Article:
Thus I’ve been battling to sever the ties between my emotions and food for the past year. I was deliberately avoiding having close relationships with people so that I could try to sort out the issues on my own. I am quite happy to say that I managed to make incredible progress, to the point that although I am, ahem, slightly neurotic at times, I have become far less anxious about food than I used to be.

It just so happens that soon after I came to terms with my own issues with food, I met someone, and the happiness that has ensued from this super-positive relationship has somehow also contributed to helping a lot with my emotional issues regarding food. Win-win: I get an awesome, supportive boyfriend and clarity of mind out of it! It’s fantastic.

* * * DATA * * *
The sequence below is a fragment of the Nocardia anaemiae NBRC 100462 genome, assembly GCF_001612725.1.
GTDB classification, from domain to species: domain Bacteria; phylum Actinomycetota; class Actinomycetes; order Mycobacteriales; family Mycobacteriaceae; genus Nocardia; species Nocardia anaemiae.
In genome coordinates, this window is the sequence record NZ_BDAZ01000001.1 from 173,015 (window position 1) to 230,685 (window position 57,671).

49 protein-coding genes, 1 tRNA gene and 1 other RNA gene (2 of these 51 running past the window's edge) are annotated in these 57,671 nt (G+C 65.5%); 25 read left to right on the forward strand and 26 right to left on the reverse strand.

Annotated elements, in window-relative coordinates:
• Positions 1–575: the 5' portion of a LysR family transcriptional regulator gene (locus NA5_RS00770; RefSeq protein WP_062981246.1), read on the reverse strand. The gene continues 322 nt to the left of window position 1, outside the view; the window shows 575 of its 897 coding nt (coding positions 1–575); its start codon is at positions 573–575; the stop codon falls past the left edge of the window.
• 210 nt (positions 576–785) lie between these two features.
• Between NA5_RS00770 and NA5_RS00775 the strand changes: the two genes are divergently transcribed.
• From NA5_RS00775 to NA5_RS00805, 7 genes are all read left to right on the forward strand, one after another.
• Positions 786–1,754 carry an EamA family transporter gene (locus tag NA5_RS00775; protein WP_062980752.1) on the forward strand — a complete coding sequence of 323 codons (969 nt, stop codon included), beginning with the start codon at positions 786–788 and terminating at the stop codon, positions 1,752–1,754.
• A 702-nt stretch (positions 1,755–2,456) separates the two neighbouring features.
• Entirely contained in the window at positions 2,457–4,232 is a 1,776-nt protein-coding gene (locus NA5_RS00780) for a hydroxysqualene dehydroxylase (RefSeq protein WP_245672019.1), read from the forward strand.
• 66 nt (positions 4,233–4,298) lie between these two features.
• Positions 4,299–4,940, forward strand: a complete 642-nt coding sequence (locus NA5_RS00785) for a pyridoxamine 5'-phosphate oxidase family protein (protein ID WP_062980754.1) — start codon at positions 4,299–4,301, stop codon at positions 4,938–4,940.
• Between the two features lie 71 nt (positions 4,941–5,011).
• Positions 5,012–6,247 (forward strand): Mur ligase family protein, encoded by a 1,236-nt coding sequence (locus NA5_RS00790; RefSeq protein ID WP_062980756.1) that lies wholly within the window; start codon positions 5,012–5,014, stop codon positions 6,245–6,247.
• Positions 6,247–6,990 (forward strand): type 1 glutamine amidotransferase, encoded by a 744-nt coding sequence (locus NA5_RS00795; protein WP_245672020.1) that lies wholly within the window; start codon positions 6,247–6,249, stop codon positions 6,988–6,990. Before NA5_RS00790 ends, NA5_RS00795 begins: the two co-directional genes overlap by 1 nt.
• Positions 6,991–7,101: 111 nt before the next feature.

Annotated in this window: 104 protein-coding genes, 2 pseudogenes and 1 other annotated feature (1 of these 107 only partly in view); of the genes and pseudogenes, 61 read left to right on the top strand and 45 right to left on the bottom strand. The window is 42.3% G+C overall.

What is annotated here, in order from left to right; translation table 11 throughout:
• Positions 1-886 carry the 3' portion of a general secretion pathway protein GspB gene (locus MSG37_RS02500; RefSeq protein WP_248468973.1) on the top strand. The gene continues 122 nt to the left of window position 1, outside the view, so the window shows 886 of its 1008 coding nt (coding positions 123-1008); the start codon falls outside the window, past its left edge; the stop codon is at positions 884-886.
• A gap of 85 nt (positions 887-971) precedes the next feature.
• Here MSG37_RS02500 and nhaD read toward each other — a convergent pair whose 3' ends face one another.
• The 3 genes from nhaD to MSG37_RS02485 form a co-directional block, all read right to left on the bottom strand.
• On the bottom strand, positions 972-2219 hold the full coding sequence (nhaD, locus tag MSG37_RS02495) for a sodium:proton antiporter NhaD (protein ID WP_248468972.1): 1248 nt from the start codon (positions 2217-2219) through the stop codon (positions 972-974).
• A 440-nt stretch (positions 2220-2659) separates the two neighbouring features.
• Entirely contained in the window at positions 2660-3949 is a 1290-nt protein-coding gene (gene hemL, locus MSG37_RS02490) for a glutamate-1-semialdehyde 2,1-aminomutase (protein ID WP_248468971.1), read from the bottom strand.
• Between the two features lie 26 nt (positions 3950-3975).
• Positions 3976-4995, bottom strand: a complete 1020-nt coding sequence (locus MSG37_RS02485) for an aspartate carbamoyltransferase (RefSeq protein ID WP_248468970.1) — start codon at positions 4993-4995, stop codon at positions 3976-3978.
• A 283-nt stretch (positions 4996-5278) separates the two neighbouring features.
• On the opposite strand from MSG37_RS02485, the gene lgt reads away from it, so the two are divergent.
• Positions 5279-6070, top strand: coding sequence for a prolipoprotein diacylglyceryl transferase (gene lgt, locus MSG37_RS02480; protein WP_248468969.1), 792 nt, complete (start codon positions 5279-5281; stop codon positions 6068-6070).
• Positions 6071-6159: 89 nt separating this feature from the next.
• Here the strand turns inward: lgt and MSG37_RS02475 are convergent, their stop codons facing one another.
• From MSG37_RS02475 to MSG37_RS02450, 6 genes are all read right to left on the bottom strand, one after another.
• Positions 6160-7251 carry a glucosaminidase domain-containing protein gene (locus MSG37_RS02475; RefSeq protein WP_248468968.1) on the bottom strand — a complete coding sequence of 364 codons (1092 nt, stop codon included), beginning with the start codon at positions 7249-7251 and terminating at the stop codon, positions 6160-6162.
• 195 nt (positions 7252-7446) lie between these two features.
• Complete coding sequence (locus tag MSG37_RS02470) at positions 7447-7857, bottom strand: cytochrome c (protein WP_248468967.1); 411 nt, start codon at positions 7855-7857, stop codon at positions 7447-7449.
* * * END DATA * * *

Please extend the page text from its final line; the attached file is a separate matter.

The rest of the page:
So what does this have to do with a raw food diet? Well, one of the nice things about eating raw is that there isn’t a lot of emphasis placed on food. Unless you want to make a fancy meal, it’s fairly easy to throw together a salad with veggies and some seeds for protein and just eat that. As much as I love to cook, I am concerned that some of my issues with food might be fueled because of the immensity of choice: there are so many different things to cook and eat, and I always want to try them all, which leads to anxiety or overeating. With raw food, you can’t really fall into that problem. De-emphasizing food and getting myself out of the kitchen has, I think, been a very good thing for me to do.